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Chinese film director blames tradition for breaking one-child rule
  • | AFP | December 31, 2013 10:05 PM
China's top film director Zhang Yimou has said he violated the country's one-child policy because of the traditional belief that having multiple children would lead to greater prosperity, state media said.

Chinese film director Zhang Yimou, pictured during a commercial event in Beijing, on April 22, 2013.

After months of rumours that he had fathered as many as seven children with several different women, Zhang issued an apology on December 1 acknowledging that he has two sons and a daughter with his current wife, and another daughter with his ex-wife.

Zhang, who faces an official penalty largely based on his and his wife's income in the years before each child was born, also claimed that one year he only earned $450.

In an interview with the official Xinhua news agency Sunday, the director of the 2008 Beijing Olympics opening and closing ceremonies said he broke the law because his father told him before dying that he wanted a grandson to "carry on the family name".

"Traditionally my parents and I thought the more children one has, the more prosperous the family would be," he was quoted as saying.

Previous Chinese media reports have speculated the fine could be as high as 160 million yuan ($26 million) and some lawyers are demanding one billion yuan from the director of "Red Sorghum" and "Raise the Red Lantern".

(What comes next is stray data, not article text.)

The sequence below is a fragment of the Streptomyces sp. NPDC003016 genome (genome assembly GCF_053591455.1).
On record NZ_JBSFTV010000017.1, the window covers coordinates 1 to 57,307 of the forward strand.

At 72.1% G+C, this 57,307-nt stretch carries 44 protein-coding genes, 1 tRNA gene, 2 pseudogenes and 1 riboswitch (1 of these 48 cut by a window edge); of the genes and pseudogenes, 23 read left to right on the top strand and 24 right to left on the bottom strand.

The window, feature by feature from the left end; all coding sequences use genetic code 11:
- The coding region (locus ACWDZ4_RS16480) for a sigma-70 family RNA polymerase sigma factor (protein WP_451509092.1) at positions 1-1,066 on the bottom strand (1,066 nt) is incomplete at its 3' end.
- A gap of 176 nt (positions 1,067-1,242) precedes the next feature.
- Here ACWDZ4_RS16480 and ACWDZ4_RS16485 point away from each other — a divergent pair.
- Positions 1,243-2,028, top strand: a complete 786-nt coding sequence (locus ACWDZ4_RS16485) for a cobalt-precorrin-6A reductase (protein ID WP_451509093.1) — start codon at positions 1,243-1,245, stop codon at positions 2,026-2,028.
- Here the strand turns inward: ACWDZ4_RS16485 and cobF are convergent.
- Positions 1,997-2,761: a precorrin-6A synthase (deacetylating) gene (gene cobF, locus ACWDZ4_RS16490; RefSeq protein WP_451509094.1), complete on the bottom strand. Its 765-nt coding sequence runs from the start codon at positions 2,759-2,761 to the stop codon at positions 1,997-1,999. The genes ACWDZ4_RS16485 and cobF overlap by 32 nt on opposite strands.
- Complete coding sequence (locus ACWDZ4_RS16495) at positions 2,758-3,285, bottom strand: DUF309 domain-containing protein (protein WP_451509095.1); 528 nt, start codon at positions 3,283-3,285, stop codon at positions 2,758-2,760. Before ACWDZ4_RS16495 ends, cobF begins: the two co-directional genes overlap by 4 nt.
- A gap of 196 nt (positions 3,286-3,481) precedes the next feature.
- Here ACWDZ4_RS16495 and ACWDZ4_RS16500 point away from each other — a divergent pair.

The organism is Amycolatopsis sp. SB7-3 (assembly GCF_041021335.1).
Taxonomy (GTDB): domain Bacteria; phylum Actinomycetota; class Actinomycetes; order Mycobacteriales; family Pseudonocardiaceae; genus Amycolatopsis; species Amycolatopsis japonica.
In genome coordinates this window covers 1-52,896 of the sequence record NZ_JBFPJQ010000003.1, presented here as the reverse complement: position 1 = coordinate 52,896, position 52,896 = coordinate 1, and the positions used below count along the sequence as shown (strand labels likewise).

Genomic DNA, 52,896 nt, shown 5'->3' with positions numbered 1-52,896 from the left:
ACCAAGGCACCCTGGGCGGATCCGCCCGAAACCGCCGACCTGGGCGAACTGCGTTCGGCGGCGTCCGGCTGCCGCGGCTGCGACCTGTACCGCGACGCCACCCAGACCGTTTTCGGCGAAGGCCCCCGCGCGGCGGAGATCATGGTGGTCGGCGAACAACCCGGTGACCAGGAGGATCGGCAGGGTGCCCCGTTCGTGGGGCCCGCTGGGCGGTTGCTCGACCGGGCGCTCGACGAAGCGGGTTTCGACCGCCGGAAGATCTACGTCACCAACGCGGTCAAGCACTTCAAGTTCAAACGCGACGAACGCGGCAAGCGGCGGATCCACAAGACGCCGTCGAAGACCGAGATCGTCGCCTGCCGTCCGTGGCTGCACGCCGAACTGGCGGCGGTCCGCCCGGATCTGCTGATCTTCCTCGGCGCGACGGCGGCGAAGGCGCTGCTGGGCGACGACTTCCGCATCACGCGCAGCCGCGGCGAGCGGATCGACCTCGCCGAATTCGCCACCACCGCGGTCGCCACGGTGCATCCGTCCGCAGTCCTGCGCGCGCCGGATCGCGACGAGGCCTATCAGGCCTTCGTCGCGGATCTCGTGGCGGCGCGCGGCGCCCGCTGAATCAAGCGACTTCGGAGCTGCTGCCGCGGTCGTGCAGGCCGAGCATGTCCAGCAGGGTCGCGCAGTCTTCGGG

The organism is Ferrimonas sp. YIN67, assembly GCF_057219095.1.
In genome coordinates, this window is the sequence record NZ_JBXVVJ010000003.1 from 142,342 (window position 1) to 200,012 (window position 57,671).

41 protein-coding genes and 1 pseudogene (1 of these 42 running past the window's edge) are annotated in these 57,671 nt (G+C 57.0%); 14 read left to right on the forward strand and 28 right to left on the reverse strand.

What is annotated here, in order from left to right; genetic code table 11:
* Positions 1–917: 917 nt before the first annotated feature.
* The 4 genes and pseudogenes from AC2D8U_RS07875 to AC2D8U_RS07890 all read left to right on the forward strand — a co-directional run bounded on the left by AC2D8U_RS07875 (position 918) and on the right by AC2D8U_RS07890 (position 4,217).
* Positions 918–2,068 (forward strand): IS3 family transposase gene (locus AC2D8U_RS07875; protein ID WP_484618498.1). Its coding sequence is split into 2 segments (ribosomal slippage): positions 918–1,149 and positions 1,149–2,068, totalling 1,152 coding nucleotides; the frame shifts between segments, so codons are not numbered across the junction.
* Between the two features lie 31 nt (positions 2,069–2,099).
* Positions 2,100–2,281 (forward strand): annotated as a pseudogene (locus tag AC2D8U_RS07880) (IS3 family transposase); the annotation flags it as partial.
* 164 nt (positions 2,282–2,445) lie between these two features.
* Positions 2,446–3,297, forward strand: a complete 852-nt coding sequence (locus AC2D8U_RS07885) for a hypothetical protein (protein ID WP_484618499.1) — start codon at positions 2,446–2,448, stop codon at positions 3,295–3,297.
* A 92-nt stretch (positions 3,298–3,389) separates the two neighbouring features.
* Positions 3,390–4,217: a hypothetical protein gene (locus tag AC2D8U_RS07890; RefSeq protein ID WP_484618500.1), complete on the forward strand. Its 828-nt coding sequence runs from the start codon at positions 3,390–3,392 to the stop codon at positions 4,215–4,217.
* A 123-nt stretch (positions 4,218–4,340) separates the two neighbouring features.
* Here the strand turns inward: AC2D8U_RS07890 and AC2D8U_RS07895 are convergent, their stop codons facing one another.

But according to the documents Zhang provided, his total income in 2000 was only 2,760 yuan (now $450), Xinhua said.

"A film director's income is irregular -- there are good years and there are bad years," Zhang was quoted as saying.

His total income in the relevant years came to 3.6 million yuan, the report said, adding that his wife is a housewife.

That will put the fines at more than seven million yuan, still the highest ever known for such offences, a lawyer in Beijing estimated, according to Xinhua.

The one-child policy was put in place to control China's booming population, and officials say it has been key to the country's rising prosperity.

But with demographic experts warning of a labour shortage within the next two decades, China's Communist Party leaders last month moved to expand the exceptions to the policy after a key meeting in Beijing, allowing couples to have two children if one of the parents is an only child.

Zhang has come under mounting criticism for taking advantage of his fame and wealth, but said his family had suffered because they had broken the rules, according to the report.

"We were hiding here and there as 'extra-birth guerillas'", Zhang said, referring to a TV comedy in the 1990s about a couple who went on the run to have multiple babies.

"My fault has negatively affected my children's childhood significantly," he added.

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